Over the past four months I’ve been sharing various lessons I’ve been learning in my Brazilian Jiu-Jitsu Journey, and how these lessons apply to both my business and my personal life.
During this time a cool thing has happened. Several white belts, who I didn’t previously know, who are training in different parts of the world, have reached out to me through my blog, and said that they have enjoyed reading about my experience, and that their experience in many ways is similar to mine. I’ve also talked to several higher belts who have told me that the blog posts are somewhat nostalgic, as they remember learning these lessons as well when they were white belts in their BJJ journey.
This makes me feel very good. I love knowing that my writing in some way is positively impacting others.
These various messages have inspired me to start a new series on my blog, what I will be calling “White Belt Chronicles”. In this series I will be sharing my perspective as a white belt, and it will include both the things that I am learning (BJJ and life philosophy), as well as various observations that I am making along the way.
It will only be “my perspective”, and I would never suggest that other white belts will, or should, experience similar things. The magic of BJJ is that it is a fundamentally personal journey. However, in the event that some of what I write can help others in their BJJ journey then I consider that a good thing. I also like putting my thoughts to print because (as noted in my “What BJJ Teaches About Business And Life” posts) I believe that the philosophies and mindsets taught in BJJ have remarkable application to living a productive and fulfilling life.
So here it goes….My White Belt Chronicles.
I’ve been training BJJ now for just under a year. I currently have two stripes on my white belt. My attendance at first was quite sporadic and inconsistent, but over time I have increased my consistency to roughly two training sessions a week (sometimes more), and it is a rare week that I don’t attend at least one class.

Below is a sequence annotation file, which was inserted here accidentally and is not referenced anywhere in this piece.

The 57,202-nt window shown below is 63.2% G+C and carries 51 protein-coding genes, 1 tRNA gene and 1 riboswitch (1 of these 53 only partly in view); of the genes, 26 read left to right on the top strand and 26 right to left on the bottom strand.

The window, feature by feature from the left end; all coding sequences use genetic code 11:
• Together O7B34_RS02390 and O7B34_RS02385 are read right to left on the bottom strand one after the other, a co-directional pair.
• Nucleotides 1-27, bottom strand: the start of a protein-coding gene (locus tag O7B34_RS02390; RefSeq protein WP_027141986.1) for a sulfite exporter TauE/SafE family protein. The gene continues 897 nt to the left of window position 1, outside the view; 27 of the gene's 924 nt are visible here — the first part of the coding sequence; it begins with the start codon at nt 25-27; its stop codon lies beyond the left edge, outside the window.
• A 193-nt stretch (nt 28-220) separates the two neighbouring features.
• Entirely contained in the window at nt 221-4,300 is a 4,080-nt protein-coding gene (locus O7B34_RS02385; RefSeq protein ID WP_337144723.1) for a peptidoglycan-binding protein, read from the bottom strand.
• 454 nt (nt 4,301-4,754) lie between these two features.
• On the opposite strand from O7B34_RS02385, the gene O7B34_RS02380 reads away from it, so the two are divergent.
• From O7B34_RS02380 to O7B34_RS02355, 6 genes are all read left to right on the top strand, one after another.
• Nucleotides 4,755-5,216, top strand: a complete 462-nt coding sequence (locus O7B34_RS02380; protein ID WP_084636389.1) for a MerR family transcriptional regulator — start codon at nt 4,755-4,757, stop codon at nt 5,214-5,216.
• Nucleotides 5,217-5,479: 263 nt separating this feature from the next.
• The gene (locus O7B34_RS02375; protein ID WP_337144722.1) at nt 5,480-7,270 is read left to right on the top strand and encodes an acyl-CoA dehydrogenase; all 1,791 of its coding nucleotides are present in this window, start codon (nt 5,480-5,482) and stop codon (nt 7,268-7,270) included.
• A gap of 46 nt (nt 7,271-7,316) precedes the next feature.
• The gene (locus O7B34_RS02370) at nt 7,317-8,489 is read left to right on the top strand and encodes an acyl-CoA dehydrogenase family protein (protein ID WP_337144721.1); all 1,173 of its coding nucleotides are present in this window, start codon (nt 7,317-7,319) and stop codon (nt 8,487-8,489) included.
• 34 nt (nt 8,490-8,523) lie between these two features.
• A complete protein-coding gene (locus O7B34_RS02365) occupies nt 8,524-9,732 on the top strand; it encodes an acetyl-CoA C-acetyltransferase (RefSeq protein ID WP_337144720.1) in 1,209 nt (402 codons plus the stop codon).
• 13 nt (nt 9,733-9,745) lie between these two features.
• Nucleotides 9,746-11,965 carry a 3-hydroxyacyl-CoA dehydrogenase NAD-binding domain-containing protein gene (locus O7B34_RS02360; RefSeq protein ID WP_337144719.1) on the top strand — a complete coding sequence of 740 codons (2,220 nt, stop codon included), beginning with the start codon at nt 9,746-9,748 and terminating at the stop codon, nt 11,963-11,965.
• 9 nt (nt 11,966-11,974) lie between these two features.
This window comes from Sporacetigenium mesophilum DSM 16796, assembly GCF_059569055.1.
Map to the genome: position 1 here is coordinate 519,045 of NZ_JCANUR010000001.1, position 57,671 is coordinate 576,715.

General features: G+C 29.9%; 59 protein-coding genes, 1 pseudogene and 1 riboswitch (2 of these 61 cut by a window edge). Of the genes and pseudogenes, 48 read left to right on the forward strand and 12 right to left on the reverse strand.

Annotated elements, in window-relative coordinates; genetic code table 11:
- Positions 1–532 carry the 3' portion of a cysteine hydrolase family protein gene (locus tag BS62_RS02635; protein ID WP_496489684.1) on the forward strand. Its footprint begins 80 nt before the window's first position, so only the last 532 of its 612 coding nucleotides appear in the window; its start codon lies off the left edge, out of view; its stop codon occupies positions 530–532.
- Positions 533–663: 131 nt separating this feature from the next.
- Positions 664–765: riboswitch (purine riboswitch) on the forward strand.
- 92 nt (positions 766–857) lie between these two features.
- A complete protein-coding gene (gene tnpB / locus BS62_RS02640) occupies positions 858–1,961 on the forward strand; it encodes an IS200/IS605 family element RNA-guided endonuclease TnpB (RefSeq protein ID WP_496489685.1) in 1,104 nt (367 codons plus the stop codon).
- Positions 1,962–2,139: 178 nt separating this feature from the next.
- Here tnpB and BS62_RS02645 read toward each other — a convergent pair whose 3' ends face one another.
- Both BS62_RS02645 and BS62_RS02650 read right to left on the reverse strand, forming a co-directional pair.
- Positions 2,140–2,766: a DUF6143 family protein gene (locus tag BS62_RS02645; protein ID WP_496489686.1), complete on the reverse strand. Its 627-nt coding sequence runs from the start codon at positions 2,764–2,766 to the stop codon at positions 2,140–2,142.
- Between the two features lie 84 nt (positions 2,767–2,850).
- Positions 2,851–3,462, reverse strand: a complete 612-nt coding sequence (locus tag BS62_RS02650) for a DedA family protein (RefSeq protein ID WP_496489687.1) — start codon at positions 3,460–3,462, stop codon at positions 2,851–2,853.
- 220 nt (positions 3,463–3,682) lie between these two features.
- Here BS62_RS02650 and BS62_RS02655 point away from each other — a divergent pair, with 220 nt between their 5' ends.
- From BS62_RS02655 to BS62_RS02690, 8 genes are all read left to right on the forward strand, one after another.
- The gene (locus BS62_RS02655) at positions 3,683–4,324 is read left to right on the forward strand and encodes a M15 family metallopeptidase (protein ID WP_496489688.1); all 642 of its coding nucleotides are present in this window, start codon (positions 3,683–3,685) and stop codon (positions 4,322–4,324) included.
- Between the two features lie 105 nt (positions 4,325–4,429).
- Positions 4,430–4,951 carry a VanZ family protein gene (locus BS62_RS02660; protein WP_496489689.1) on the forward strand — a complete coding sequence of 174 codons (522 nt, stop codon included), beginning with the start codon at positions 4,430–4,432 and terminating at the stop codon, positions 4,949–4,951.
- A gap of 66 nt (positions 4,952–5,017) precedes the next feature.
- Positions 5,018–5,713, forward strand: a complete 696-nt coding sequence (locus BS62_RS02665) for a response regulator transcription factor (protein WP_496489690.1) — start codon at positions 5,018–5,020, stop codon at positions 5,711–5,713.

Here is an interesting mental observation I’ve made:
When I judge my progress by looking forward (in terms of how far I still have to go) or by looking laterally (in terms of other people’s progress relative to mine) it is very easy to get discouraged. It seems like the path to mastery of this art is insurmountable. It seems like there is just too much to know, and I am limited by time and natural ability. However, when I judge my progress by looking internally, where I only judge myself against myself and my skills from a year ago, I am excited, I am encouraged, I am motivated to continue on, I am proud of myself for sticking with it, and I realize that I really have learned much in less than a year.
For me that is the only thing that I can do. BJJ started off as a “curious trial”, something that looked intriguing. Almost a “bucket list” kind of thing.. take a few classes, joke around with my friends that I got my butt kicked.
At some point it became something more. I believe it has to do with my conscious recognition of the life philosophies and instruction that I was receiving inadvertently by virtue of attending regular classes. I was learning lessons that were directly applicable to my life and business.
I was literally becoming a better human by attending BJJ class
Once I consciously recognized this, then BJJ became much more compelling. I started to arrange my schedule so that I could attend, because I wanted to keep learning these lessons. I wanted to keep applying them to my life, because they were positive.
That has taken me to where I am right now, almost a year in, and very motivated to stick. However, I know that if I look forward (in terms of how far I have to go) or look to my side (in terms of my peer’s progress relative to mine) it is easy for me to lose motivation. Therefore I have made a pact with myself that I will just look inward. I will judge my performance, and my progress based on my past. Based on whether I am learning, whether I am growing, completely and utterly independent of anyone else.
I think that this is truly one of the most empowering ways to live. If we live always looking ahead, at what we don’t have, we can get easily discouraged. If we live looking laterally, at what others have, we can get easily jealous, and feel sorry for ourselves. But if we look internally, and judge our progress only based on whether we are better than what we used to be, then life is rich, life is engaging, each step is empowering and progress is noticeable.
That is something that I hope that I can always retain in my BJJ Journey. The ability to look inward, to judge my progress against the standard of myself, and nothing else.